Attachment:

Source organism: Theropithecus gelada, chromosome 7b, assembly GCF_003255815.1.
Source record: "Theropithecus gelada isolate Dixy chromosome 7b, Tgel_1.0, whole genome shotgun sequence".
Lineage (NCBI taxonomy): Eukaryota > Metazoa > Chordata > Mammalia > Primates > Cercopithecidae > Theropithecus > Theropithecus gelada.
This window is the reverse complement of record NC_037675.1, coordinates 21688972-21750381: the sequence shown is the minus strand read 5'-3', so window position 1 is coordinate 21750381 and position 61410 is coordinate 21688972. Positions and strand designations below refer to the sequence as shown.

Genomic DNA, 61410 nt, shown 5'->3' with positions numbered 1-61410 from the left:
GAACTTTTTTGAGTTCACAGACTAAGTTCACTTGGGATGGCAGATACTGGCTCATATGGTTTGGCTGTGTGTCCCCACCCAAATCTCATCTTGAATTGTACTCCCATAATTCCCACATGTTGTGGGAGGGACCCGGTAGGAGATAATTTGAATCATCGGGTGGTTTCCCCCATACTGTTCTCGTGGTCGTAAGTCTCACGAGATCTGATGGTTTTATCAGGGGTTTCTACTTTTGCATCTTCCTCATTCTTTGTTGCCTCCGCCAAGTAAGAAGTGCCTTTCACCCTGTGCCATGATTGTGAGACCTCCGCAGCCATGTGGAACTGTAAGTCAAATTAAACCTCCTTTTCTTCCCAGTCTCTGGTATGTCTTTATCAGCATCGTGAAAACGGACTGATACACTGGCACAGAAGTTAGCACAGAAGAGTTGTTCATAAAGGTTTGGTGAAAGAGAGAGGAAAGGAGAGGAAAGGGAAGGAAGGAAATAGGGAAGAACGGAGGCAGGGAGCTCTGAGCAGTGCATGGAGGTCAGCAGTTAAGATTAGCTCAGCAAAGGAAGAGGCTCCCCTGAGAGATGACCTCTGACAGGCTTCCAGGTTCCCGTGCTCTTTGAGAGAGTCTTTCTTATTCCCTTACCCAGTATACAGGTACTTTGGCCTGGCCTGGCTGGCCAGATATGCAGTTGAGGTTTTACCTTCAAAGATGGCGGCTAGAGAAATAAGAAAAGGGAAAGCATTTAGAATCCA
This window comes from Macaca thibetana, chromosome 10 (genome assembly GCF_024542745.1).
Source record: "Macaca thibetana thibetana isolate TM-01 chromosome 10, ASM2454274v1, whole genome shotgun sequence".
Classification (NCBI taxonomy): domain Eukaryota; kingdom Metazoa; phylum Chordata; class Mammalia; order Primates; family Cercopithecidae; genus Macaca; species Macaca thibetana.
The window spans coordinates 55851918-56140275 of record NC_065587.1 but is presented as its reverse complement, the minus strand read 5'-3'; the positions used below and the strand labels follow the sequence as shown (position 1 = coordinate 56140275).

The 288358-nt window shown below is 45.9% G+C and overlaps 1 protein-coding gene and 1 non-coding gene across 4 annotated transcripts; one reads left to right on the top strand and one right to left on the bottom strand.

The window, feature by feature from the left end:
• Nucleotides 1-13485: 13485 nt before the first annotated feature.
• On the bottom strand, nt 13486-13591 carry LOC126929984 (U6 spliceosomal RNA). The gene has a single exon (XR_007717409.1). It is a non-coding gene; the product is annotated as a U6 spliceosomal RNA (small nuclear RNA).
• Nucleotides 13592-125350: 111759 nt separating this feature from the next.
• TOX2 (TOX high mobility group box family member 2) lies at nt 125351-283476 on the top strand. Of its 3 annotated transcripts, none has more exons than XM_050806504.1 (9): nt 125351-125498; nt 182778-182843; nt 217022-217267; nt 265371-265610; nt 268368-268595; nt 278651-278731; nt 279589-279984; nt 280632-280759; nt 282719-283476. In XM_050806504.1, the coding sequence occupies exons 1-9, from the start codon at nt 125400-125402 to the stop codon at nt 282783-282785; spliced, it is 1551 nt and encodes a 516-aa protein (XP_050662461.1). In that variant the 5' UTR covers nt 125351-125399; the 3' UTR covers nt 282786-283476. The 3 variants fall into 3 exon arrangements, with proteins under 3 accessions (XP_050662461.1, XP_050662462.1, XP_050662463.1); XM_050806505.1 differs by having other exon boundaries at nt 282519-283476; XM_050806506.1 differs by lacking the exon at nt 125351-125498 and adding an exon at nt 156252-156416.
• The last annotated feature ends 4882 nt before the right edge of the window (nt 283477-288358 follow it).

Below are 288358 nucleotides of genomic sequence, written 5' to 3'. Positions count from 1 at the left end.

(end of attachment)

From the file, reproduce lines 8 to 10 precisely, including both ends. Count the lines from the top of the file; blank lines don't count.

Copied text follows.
Source record: "Macaca thibetana thibetana isolate TM-01 chromosome 10, ASM2454274v1, whole genome shotgun sequence".
Classification (NCBI taxonomy): domain Eukaryota; kingdom Metazoa; phylum Chordata; class Mammalia; order Primates; family Cercopithecidae; genus Macaca; species Macaca thibetana.
The window spans coordinates 55851918-56140275 of record NC_065587.1 but is presented as its reverse complement, the minus strand read 5'-3'; the positions used below and the strand labels follow the sequence as shown (position 1 = coordinate 56140275).